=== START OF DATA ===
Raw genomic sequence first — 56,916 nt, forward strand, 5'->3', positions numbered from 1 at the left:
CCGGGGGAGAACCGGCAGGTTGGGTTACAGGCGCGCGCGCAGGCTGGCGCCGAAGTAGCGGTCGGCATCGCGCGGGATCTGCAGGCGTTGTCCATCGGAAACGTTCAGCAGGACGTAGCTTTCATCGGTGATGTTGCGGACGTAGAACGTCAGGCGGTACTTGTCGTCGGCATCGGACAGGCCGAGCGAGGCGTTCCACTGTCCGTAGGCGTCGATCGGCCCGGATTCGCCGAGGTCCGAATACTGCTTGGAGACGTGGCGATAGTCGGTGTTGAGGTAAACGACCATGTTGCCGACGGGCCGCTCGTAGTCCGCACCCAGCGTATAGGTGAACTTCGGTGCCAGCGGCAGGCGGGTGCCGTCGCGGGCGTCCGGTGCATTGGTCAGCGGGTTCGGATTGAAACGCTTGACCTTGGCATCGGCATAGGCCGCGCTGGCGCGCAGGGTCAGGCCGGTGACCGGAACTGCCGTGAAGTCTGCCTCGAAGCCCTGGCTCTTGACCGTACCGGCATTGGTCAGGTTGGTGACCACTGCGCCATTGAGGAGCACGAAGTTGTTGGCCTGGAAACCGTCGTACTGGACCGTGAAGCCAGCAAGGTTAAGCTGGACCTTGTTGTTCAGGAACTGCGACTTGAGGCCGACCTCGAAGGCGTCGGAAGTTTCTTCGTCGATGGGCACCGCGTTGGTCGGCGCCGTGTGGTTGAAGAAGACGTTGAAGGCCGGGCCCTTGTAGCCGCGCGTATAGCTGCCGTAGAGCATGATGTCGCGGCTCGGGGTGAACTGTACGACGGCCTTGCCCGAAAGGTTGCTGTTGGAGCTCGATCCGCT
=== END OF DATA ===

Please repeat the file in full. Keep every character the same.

Raw genomic sequence first — 56,916 nt, forward strand, 5'->3', positions numbered from 1 at the left:
CCGGGGGAGAACCGGCAGGTTGGGTTACAGGCGCGCGCGCAGGCTGGCGCCGAAGTAGCGGTCGGCATCGCGCGGGATCTGCAGGCGTTGTCCATCGGAAACGTTCAGCAGGACGTAGCTTTCATCGGTGATGTTGCGGACGTAGAACGTCAGGCGGTACTTGTCGTCGGCATCGGACAGGCCGAGCGAGGCGTTCCACTGTCCGTAGGCGTCGATCGGCCCGGATTCGCCGAGGTCCGAATACTGCTTGGAGACGTGGCGATAGTCGGTGTTGAGGTAAACGACCATGTTGCCGACGGGCCGCTCGTAGTCCGCACCCAGCGTATAGGTGAACTTCGGTGCCAGCGGCAGGCGGGTGCCGTCGCGGGCGTCCGGTGCATTGGTCAGCGGGTTCGGATTGAAACGCTTGACCTTGGCATCGGCATAGGCCGCGCTGGCGCGCAGGGTCAGGCCGGTGACCGGAACTGCCGTGAAGTCTGCCTCGAAGCCCTGGCTCTTGACCGTACCGGCATTGGTCAGGTTGGTGACCACTGCGCCATTGAGGAGCACGAAGTTGTTGGCCTGGAAACCGTCGTACTGGACCGTGAAGCCAGCAAGGTTAAGCTGGACCTTGTTGTTCAGGAACTGCGACTTGAGGCCGACCTCGAAGGCGTCGGAAGTTTCTTCGTCGATGGGCACCGCGTTGGTCGGCGCCGTGTGGTTGAAGAAGACGTTGAAGGCCGGGCCCTTGTAGCCGCGCGTATAGCTGCCGTAGAGCATGATGTCGCGGCTCGGGGTGAACTGTACGACGGCCTTGCCCGAAAGGTTGCTGTTGGAGCTCGATCCGCT